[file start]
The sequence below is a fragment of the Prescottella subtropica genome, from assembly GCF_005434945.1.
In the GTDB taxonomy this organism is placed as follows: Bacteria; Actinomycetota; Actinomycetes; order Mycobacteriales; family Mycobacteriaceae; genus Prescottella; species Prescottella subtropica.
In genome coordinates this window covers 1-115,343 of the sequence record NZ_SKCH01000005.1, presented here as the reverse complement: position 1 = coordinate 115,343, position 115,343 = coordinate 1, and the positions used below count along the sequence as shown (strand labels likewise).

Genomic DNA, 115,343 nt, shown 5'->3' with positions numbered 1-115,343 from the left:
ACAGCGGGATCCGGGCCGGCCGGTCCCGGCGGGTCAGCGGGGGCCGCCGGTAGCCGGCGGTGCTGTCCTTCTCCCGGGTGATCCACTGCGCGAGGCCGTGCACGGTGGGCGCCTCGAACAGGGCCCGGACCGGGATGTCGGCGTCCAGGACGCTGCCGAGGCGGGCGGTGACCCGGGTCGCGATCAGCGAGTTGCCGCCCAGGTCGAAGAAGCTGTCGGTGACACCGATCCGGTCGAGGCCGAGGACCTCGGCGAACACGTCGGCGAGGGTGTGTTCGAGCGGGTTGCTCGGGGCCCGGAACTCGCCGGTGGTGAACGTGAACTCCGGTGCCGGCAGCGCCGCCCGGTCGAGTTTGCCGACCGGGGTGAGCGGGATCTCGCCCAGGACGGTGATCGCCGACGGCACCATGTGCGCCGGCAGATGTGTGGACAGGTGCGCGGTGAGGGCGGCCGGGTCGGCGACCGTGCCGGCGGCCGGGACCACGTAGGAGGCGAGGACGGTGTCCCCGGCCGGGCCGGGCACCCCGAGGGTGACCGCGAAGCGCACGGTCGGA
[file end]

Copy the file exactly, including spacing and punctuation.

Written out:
The sequence below is a fragment of the Prescottella subtropica genome, from assembly GCF_005434945.1.
In the GTDB taxonomy this organism is placed as follows: Bacteria; Actinomycetota; Actinomycetes; order Mycobacteriales; family Mycobacteriaceae; genus Prescottella; species Prescottella subtropica.
In genome coordinates this window covers 1-115,343 of the sequence record NZ_SKCH01000005.1, presented here as the reverse complement: position 1 = coordinate 115,343, position 115,343 = coordinate 1, and the positions used below count along the sequence as shown (strand labels likewise).

Genomic DNA, 115,343 nt, shown 5'->3' with positions numbered 1-115,343 from the left:
ACAGCGGGATCCGGGCCGGCCGGTCCCGGCGGGTCAGCGGGGGCCGCCGGTAGCCGGCGGTGCTGTCCTTCTCCCGGGTGATCCACTGCGCGAGGCCGTGCACGGTGGGCGCCTCGAACAGGGCCCGGACCGGGATGTCGGCGTCCAGGACGCTGCCGAGGCGGGCGGTGACCCGGGTCGCGATCAGCGAGTTGCCGCCCAGGTCGAAGAAGCTGTCGGTGACACCGATCCGGTCGAGGCCGAGGACCTCGGCGAACACGTCGGCGAGGGTGTGTTCGAGCGGGTTGCTCGGGGCCCGGAACTCGCCGGTGGTGAACGTGAACTCCGGTGCCGGCAGCGCCGCCCGGTCGAGTTTGCCGACCGGGGTGAGCGGGATCTCGCCCAGGACGGTGATCGCCGACGGCACCATGTGCGCCGGCAGATGTGTGGACAGGTGCGCGGTGAGGGCGGCCGGGTCGGCGACCGTGCCGGCGGCCGGGACCACGTAGGAGGCGAGGACGGTGTCCCCGGCCGGGCCGGGCACCCCGAGGGTGACCGCGAAGCGCACGGTCGGA